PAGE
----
A Word On Third's 2017-2018 Classroom Reveal

On the other side of the library, I have this little bench. I covered up a teacher area with that curtain. There are a few book boxes in there that I use for mentor texts, so I found it was important to cover them up. I didn't want students getting confused when book shopping! I store a bunch of my files in the corner because I don't have a desk. It's a bit over-flowing right now... but in a few weeks hopefully I will get some of that put away!! (YEAH RIGHT! HA!)

A Word On Third's 2017-2018 Classroom Reveal

Here's another view of that little corner. I put my old teacher's desk on bed risers for a cheap standing table. The kids love using it! I also put two stools underneath incase they decide to sit. The two small rocking chairs came from Home Goods a few years back, and the big rocking chair was my grandpa's. One day I'll get around to painting it.

A Word On Third's 2017-2018 Classroom Reveal

I used more of Oriental Trading Company's washi tape on my board to separate things. I love their lime green tape! You can also see my butterfly set up on the table by the smartboard. I put them in a tomato planter covered with tulle. Read more about how to raise Monarchs here. Next to that is my cart from Michael's. I love it! The caddies in my room also come from Michael's. They might still be there if you go soon! I also saw some nice lap desks made of plastic when I went, but I didn't grab any.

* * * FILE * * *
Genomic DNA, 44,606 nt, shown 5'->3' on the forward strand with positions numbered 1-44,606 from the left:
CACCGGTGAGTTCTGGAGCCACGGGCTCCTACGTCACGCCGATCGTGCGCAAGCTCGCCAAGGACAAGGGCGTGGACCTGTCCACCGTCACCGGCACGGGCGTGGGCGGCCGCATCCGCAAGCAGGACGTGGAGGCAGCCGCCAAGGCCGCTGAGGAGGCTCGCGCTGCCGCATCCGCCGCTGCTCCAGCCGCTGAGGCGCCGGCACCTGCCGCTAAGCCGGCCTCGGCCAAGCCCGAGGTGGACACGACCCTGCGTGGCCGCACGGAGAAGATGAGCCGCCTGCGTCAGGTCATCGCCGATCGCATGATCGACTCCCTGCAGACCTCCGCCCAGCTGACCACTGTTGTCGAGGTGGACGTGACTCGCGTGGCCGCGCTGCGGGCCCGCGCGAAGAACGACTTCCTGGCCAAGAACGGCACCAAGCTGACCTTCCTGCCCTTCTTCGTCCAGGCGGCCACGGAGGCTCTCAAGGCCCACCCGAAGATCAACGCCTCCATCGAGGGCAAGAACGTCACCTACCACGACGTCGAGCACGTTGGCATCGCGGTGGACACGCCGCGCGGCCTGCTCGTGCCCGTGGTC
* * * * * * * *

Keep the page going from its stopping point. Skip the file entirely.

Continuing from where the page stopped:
A Word On Third's 2017-2018 Classroom Reveal

Here's another shot of a table I grabbed for $10 at a yard sale this summer. I painted it with more Rustoleum. Spray paint makes lazy people very happy!! 

A Word On Third's 2017-2018 Classroom Reveal

This spot in my classroom totally surprised me. This is our closet, where we hang backpacks. I thought I'd put our pillows in buckets under here and that the top would just keep backpacks from falling in. Even though I have a huge class and not nearly as many hooks as I'd like, the kids keep the closet really neat this year. This is actually a space the kids like to use! They turn the tubs over and put one pillow on top. Again, the pillows in the pink bin came from Oriental Trading Company. I love that the pillow cases come off. They are machine washable. Let's be real... these look great now, but they won't in a few months. SO GLAD I can wash them so they will continue to look nice!

A Word On Third's 2017-2018 Classroom Reveal